You’re right, sassy caption. This is a shark movie, however much I’m obsessed with floating squares. Obviously, like in most survival movies, the shark is pretty much incidental. We’re here to see how Blake Lively deals with the situation the shark has trapped her in.
Because even in 2016, every shark movie is living under the shadow of Jaws, the Great White is mainly offscreen or in silhouette until well past the midpoint. The shift between the implied shark and the FX shark is pretty arbitrary and has next to no impact on the plot or tone because Collet-Serra is no Spielberg, but the action we get beyond this point is thoroughly entertaining.
The shark, which I presume to be mostly CGI (certain shots go far beyond presumption, but they’re hardly film breaking), is a credible, weighty threat, and its gnashing, thrashing antics provide an adrenaline spike to this tale of survival. But the effects I really want to talk about are all gore. The Shallows gets away with a surprising amount for a PG-13 film., and Lively’s collected gashes and bruises are a gruesome throwback to the days of Saw-adjacent “bad vacation” films like The Ruins, The Descent, or even House of Wax. It’s kind of refreshing to see a film that isn’t one of the safe, bloodless, haunting pics that are the only things to make it into theaters these days. Subtly realistic and powerfully disgusting, the gore is both a treat for horrorhounds and an important element in the overall story.
So. Sharks are awesome. Bloody gashes are awesome. But the surprising strength of The Shallows is Gossip Girl Blake Lively. Not having had much experience with her, I wasn’t certain she could carry what is more or less a solo film on her back, but she sails through this movie with aplomb. A performance is not great because a sexy actress is willing to look bedraggled with chapped Fury Road lips and bags under her eyes, though I do always admire Hollywoodites willing to go for it. But that’s just one fact of her work here, which isn’t life-changing but is at least magnetic and compelling. I never for one second doubted her bleak plight. Plus, she manages to sell the whole “talking to herself so we get dialogue” bit, even when the script gets a little loopy and obvious.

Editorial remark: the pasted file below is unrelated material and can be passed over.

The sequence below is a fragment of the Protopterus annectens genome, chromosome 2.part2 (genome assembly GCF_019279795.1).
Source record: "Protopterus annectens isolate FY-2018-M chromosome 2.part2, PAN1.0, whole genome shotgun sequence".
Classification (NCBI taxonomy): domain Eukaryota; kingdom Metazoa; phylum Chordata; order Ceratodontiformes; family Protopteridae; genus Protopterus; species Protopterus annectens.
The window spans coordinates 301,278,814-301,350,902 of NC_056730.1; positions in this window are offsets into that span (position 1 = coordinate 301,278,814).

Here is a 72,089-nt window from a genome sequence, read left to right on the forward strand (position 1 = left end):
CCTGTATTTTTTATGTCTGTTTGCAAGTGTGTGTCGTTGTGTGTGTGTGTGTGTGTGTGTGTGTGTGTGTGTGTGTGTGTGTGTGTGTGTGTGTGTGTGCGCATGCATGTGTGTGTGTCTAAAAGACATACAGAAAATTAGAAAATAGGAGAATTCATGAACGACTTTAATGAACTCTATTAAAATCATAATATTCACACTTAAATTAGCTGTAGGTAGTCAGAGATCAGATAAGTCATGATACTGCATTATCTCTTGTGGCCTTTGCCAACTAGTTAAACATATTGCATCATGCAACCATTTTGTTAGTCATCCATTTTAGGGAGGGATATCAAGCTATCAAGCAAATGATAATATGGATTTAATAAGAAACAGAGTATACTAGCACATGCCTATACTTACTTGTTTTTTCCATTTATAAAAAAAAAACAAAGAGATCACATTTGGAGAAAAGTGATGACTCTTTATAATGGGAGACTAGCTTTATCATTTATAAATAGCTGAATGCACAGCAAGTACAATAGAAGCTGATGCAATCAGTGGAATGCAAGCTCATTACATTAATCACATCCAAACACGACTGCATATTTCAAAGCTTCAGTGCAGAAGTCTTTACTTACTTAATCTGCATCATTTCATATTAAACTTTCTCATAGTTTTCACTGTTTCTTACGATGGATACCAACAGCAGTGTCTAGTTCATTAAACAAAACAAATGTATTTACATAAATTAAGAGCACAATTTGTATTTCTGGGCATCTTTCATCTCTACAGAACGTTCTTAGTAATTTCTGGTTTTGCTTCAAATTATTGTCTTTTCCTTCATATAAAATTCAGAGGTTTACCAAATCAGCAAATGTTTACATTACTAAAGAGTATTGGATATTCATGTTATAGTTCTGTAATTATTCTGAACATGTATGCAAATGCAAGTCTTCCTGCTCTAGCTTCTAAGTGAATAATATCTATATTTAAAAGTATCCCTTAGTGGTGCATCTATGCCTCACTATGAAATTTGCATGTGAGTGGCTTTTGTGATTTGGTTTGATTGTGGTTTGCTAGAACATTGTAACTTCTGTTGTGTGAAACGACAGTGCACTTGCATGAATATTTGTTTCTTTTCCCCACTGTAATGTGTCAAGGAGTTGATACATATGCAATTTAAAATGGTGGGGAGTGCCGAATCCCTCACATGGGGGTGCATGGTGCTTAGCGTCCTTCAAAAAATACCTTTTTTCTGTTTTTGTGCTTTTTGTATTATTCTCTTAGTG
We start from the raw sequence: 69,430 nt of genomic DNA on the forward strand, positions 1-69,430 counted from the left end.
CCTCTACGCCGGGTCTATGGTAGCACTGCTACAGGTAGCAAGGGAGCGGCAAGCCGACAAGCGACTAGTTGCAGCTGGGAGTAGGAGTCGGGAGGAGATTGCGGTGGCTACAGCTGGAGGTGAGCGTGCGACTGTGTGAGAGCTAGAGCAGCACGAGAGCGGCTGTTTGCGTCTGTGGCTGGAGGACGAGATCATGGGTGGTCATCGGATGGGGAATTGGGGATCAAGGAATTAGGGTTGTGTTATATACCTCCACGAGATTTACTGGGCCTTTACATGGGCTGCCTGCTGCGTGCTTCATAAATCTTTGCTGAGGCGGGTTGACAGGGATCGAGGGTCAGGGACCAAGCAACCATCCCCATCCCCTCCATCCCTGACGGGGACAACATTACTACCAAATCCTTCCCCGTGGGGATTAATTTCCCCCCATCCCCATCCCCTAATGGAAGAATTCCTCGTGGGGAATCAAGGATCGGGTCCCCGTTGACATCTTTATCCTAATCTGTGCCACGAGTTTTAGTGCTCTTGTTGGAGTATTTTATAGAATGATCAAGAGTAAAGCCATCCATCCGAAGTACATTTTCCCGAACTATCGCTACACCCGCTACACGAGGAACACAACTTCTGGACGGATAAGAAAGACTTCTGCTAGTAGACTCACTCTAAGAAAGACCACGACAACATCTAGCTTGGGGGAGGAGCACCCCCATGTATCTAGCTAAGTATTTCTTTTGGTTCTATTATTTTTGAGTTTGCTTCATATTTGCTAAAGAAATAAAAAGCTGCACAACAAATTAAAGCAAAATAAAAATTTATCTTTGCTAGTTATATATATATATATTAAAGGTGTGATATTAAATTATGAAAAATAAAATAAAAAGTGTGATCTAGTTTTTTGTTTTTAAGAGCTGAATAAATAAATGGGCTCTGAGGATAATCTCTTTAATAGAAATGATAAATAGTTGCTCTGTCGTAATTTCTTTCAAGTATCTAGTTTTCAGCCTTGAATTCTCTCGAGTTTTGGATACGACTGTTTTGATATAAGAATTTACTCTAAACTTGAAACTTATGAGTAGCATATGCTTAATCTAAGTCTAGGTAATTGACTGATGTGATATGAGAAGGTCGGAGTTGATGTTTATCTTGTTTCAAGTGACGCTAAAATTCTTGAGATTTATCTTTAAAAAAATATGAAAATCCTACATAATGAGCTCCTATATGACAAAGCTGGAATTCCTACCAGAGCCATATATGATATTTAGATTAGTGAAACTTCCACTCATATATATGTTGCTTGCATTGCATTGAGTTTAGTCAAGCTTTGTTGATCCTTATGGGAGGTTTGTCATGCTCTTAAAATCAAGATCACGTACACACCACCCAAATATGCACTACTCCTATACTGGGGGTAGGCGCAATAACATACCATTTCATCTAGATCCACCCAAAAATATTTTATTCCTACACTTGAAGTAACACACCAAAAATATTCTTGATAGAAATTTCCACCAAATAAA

And this is far from a slight on her, but she’s bolstered by a breakthrough performance from an unexpected co-star: Steven the Seagull. She’s trapped on a rock with the injured bird, which acts both as a dialogue receptacle and a moral sounding bard.
Nancy’s decision whether or not to snap the bird’s neck and devour it part and parcel is perhaps the most tense moment of the film because the seagull is giving a startlingly charismatic turn. Many, many, many people would cite this scene as evidence that this movie really shows its PG-13 hand, but for once I was so invested in the animal itself that I didn’t mind the toothless delivery. Now that's a performance. The forlorn and sympathetic bird is just doing its own thing and trying to survive, but it quickly becomes a companion, a beacon of hope, and GOD DAMN WHY IS THIS BIRD SUCH A GOOD ACTOR?!
Maybe he attended Seagulliard.
All in all, The Shallows is a pleasant surprise. It could have easily been as shallow as its title (a surfing montage and a featured Sia song certainly feint in that direction), but it’ really a thrilling, beautifully shot, simple, yet lasting survival piece. The emotional resonance is quick and dirty, but the thrills are non-stop summer gold. This is a rare shark film in that I’ not embarrassed putting it in the conversation with Jaws, although it’s obviously far slighter. But it capture that summer movie magic of being afraid to go into the water, and I kind of adore it for that.
TL;DR: The Shallows is a fun, lively (pun absolutely intended) shark attack movie.
Rating: 7/10Word Count: 1331